Un-neutered males are likely to wander in search of females in heat, which can easily get them lost or stolen. They will also constantly feel the need to mark their territory by urinating all over your home!

Female Pitbulls

american pitbull terrier
Female Pitbull | Image Credit: Voltgroup, Shutterstock

As for female Pitbull behavior, they are rarely aggressive toward humans or other dogs. That being said, they can sometimes have an issue with other female dogs, but with early socialization, this shouldn’t be a problem. Female Pits are usually smaller and lighter and have less muscle mass than their male counterparts, weighing in at around 30-50 pounds and measuring 17-20 inches in height.

Females Pitbull’s heads are slightly narrower than males, with eyes spaced further apart and the skin around their lips pulled tighter than males. Un-spayed females are prone to mood swings at times and tend to be more independently minded around this time. Because females mature faster than males, they can be trained from an earlier age, and some Pitbull owners feel that females are easier to train in general.

Un-spayed females will go into estrus, or heat, every 6 months. During this time, they become more restless and moodier and enjoy more time alone.

Spaying and Neutering

Unless you are planning on breeding your Pitbull, vets across the board recommend spaying and neutering your dog, both for the benefits in temperament and the associated health benefits.

Neutering male Pits will result in a calmer, more even-tempered dog. They will be less inclined toward any aggression and less territorial. Additionally, neutering males will stop them from wandering in search of females in heat.

Spaying females will even out their temperament, they’ll be less inclined to mood swings, and you’ll avoid any unwanted males coming to your home and of course, surprise pregnancies.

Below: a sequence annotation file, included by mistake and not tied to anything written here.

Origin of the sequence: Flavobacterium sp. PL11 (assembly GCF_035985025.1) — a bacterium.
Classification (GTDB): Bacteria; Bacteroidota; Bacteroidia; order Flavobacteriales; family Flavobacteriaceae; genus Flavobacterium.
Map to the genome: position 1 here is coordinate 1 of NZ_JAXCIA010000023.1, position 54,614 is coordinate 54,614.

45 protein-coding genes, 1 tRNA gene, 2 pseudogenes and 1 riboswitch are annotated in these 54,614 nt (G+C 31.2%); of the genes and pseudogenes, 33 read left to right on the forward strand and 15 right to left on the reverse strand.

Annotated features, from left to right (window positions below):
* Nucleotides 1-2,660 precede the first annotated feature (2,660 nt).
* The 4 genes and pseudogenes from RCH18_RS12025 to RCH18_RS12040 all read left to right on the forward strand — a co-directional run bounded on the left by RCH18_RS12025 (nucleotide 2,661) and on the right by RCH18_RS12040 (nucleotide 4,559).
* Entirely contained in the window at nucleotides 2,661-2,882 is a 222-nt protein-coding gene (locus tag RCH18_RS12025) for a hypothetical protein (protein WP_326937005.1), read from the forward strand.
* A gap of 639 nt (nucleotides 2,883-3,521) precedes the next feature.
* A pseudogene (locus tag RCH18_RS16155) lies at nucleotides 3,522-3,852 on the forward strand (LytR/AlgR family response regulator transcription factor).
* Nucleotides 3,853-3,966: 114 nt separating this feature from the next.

male vs female pitbull
Image Credit: Melounix, Shutterstock

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It’s important to remember that a dog’s personality, character, and temperament have more to do with how they are raised and the environment in which they are raised rather than their gender. If your Pit is raised in a loving and gentle household, chances are that they will be loving and gentle. The Pitbull Terrier’s history of aggressive dogfighting despite their innate calm and gentle nature is a clear testament to this.

If you spay or neuter your Pitbull, the only real differentiator between males and females is their size. Both males and females are loving, loyal, intelligent, and gentle dogs, and either choice is sure to be a great fit in your family.

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Featured Image Credit: (R) Eve Photography, Shutterstock

Nicole Cosgrove Profile Picture

Authored by

Nicole is the proud mom of Rosa, a New Zealand Huntaway, and Baby, a Burmese cat. Originally from Canada, Nicole now lives on a lush forest property with her Kiwi husband in New Zealand. Nicole has a strong love for all animals and has experience caring for all types of dogs, from Yorkies to Great Danes. Nicole even worked as a dog sitter during her travels through South America and cared for stray pups — something she ...Read more